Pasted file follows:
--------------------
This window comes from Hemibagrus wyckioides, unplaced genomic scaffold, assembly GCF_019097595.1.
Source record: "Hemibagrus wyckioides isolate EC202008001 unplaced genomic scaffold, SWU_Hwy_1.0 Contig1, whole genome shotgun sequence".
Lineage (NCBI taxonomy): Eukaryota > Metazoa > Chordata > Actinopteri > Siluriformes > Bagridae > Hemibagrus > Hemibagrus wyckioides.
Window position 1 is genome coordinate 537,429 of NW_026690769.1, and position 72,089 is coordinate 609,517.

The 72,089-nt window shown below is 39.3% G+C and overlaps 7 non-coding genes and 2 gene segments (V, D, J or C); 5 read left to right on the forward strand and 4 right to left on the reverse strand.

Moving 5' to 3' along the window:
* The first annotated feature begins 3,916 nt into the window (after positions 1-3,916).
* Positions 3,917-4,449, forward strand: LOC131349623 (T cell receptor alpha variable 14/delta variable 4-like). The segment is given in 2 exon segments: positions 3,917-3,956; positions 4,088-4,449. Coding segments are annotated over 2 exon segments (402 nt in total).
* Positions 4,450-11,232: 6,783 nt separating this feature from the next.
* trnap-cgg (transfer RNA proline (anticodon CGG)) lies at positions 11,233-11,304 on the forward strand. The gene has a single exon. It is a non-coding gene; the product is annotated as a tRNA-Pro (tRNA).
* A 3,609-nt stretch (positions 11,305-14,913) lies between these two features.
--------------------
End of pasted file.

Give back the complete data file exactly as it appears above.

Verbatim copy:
This window comes from Hemibagrus wyckioides, unplaced genomic scaffold, assembly GCF_019097595.1.
Source record: "Hemibagrus wyckioides isolate EC202008001 unplaced genomic scaffold, SWU_Hwy_1.0 Contig1, whole genome shotgun sequence".
Lineage (NCBI taxonomy): Eukaryota > Metazoa > Chordata > Actinopteri > Siluriformes > Bagridae > Hemibagrus > Hemibagrus wyckioides.
Window position 1 is genome coordinate 537,429 of NW_026690769.1, and position 72,089 is coordinate 609,517.

The 72,089-nt window shown below is 39.3% G+C and overlaps 7 non-coding genes and 2 gene segments (V, D, J or C); 5 read left to right on the forward strand and 4 right to left on the reverse strand.

Moving 5' to 3' along the window:
* The first annotated feature begins 3,916 nt into the window (after positions 1-3,916).
* Positions 3,917-4,449, forward strand: LOC131349623 (T cell receptor alpha variable 14/delta variable 4-like). The segment is given in 2 exon segments: positions 3,917-3,956; positions 4,088-4,449. Coding segments are annotated over 2 exon segments (402 nt in total).
* Positions 4,450-11,232: 6,783 nt separating this feature from the next.
* trnap-cgg (transfer RNA proline (anticodon CGG)) lies at positions 11,233-11,304 on the forward strand. The gene has a single exon. It is a non-coding gene; the product is annotated as a tRNA-Pro (tRNA).
* A 3,609-nt stretch (positions 11,305-14,913) lies between these two features.